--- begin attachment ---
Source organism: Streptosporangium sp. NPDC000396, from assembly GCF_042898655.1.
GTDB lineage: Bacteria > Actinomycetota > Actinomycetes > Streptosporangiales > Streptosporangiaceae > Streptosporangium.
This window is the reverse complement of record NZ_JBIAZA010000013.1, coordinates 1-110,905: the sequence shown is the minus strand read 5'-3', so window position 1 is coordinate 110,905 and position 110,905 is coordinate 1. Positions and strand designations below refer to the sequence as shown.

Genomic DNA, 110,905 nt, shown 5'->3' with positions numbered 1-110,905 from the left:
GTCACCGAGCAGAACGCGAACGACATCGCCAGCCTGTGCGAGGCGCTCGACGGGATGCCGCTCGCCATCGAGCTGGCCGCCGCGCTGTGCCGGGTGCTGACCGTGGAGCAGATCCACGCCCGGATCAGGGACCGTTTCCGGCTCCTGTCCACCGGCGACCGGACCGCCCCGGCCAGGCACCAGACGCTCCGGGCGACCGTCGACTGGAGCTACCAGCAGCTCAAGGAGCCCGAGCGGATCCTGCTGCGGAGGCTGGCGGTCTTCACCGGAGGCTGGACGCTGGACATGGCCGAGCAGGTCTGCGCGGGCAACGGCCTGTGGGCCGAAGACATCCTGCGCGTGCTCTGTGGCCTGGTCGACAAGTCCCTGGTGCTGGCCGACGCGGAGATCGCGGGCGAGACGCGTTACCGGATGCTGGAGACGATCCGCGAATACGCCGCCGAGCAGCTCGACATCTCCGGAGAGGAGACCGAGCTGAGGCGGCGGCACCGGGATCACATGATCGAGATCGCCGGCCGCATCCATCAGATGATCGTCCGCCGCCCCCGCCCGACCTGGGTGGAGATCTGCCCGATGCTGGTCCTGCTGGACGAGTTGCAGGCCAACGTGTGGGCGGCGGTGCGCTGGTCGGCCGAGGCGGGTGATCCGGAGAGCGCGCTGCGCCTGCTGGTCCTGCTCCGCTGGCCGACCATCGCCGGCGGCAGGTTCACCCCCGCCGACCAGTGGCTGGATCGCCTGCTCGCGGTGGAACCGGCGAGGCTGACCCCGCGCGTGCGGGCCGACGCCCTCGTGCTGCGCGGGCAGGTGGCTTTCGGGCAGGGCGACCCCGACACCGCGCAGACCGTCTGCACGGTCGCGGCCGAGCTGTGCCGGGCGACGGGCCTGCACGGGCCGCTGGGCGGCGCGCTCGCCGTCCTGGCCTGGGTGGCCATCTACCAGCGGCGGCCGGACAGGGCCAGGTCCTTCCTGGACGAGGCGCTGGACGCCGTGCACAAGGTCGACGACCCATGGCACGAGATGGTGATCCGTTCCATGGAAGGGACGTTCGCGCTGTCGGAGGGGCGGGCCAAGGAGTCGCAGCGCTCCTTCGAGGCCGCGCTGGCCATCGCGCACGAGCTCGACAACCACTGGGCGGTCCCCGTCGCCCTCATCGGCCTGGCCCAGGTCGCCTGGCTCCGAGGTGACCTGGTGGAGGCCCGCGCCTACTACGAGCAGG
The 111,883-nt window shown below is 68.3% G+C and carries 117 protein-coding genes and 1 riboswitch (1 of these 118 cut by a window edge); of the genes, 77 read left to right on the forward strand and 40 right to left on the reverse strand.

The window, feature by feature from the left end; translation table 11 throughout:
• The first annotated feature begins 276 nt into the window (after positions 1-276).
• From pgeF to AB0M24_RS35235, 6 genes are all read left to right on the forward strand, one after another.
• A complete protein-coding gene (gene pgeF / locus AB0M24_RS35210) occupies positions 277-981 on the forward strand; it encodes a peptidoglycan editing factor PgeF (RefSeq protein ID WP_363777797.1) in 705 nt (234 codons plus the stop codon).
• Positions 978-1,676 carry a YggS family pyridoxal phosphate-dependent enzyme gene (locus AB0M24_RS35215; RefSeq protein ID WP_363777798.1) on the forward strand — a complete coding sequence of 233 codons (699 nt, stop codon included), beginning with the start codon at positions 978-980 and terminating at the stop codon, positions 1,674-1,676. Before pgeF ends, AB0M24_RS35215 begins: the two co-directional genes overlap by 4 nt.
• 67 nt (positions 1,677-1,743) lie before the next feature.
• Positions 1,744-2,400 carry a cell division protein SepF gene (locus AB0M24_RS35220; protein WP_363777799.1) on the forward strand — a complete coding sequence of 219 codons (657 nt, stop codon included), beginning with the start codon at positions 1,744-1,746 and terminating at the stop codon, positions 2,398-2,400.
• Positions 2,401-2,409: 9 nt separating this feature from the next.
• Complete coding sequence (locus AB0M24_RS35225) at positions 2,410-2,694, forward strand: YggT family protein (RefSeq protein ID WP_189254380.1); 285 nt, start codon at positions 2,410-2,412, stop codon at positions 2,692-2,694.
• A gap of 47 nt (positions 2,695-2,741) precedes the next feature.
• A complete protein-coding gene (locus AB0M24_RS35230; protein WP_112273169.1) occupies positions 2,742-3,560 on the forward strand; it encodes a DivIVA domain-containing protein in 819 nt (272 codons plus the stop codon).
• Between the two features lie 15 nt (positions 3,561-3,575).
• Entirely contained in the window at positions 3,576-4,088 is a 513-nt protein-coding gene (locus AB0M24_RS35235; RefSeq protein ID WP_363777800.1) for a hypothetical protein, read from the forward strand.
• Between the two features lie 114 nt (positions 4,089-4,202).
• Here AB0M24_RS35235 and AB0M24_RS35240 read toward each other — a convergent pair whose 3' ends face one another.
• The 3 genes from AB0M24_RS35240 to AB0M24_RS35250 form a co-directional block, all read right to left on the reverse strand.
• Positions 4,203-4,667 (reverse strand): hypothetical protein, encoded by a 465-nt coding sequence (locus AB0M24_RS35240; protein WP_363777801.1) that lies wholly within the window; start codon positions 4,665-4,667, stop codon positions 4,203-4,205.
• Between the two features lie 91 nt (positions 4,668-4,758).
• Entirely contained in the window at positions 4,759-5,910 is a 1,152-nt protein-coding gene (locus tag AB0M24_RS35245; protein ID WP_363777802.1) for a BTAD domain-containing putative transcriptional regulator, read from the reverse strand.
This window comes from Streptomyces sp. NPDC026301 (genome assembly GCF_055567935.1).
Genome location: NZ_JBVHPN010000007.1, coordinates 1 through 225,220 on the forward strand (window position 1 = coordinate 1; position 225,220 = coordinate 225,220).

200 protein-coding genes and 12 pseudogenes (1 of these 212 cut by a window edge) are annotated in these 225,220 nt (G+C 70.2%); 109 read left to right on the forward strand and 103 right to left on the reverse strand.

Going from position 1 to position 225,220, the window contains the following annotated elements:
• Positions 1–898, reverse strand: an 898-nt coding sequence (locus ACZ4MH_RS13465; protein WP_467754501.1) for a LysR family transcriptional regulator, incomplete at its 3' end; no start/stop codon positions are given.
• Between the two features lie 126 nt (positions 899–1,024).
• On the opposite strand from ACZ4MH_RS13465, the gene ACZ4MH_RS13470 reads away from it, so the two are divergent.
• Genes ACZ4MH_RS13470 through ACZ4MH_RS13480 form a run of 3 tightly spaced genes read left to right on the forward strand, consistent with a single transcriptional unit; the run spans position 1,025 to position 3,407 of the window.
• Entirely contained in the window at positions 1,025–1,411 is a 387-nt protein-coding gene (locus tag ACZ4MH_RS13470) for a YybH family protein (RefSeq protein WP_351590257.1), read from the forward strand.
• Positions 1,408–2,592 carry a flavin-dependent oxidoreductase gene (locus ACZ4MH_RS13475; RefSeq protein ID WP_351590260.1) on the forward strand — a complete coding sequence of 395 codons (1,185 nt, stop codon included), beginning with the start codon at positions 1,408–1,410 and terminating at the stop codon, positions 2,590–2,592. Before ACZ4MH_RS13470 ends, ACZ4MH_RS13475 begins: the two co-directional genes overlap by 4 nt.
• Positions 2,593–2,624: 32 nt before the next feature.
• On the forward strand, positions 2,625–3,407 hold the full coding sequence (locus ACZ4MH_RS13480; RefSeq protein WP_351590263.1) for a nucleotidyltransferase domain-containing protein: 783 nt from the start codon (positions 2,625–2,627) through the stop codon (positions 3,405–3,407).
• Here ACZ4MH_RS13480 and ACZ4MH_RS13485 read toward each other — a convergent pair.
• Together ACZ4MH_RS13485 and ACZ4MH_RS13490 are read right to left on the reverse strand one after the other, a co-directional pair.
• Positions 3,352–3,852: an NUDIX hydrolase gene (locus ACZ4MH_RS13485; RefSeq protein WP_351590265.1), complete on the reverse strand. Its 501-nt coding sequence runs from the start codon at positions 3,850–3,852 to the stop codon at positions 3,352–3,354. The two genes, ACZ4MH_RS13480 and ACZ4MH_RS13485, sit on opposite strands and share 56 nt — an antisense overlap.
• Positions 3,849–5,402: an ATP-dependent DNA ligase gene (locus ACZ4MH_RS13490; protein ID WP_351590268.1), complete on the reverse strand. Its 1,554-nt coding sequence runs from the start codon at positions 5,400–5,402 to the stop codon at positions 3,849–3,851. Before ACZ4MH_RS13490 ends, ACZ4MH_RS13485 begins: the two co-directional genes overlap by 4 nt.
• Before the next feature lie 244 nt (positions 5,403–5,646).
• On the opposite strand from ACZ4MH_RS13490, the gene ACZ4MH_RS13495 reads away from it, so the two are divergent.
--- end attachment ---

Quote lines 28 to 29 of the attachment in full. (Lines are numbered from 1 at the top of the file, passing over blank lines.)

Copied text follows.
200 protein-coding genes and 12 pseudogenes (1 of these 212 cut by a window edge) are annotated in these 225,220 nt (G+C 70.2%); 109 read left to right on the forward strand and 103 right to left on the reverse strand.

Going from position 1 to position 225,220, the window contains the following annotated elements: